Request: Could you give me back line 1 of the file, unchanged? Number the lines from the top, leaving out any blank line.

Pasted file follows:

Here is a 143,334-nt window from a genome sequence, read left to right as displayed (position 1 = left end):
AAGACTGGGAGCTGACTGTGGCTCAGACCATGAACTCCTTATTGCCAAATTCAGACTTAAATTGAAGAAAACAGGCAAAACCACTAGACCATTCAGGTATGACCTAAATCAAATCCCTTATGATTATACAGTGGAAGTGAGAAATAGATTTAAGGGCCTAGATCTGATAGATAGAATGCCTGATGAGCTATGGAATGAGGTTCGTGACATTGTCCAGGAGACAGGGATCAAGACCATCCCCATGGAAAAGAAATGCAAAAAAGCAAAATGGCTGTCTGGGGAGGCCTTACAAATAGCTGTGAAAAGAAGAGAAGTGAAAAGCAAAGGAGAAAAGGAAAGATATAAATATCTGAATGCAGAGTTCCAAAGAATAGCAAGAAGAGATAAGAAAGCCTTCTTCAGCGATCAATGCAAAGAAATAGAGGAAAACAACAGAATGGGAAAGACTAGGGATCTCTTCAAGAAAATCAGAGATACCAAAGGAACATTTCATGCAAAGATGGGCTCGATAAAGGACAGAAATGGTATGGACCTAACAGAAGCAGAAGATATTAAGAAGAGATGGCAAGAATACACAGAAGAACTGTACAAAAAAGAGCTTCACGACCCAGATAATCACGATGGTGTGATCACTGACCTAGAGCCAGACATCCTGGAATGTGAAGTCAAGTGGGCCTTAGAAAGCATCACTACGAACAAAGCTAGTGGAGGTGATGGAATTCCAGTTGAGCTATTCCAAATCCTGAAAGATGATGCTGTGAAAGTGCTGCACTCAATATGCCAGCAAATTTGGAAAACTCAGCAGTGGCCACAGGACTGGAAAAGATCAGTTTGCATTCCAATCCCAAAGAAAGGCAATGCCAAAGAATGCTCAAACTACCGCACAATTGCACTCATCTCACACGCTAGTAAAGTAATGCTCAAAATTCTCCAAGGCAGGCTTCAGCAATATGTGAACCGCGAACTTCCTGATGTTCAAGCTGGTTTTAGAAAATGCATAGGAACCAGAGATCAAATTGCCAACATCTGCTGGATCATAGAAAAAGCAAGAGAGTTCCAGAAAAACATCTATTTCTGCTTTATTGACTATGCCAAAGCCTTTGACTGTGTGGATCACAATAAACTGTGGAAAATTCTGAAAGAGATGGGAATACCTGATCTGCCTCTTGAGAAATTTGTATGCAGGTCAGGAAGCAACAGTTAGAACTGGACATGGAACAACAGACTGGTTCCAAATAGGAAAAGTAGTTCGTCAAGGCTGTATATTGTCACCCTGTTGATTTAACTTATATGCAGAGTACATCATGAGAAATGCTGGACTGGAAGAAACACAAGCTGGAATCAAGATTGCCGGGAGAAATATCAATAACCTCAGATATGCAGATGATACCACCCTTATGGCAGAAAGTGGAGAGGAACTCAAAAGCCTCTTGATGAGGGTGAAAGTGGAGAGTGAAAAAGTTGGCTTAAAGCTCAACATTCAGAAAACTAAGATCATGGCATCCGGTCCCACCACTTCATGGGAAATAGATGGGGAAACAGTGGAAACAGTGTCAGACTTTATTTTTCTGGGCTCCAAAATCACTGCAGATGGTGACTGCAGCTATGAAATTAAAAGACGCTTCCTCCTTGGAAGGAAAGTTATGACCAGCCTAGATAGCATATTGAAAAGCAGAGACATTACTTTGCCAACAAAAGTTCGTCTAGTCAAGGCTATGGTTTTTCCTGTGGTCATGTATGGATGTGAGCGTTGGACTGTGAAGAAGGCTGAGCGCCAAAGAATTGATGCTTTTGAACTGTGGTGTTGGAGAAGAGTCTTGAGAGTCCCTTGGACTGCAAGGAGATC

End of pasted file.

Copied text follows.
Here is a 143,334-nt window from a genome sequence, read left to right as displayed (position 1 = left end):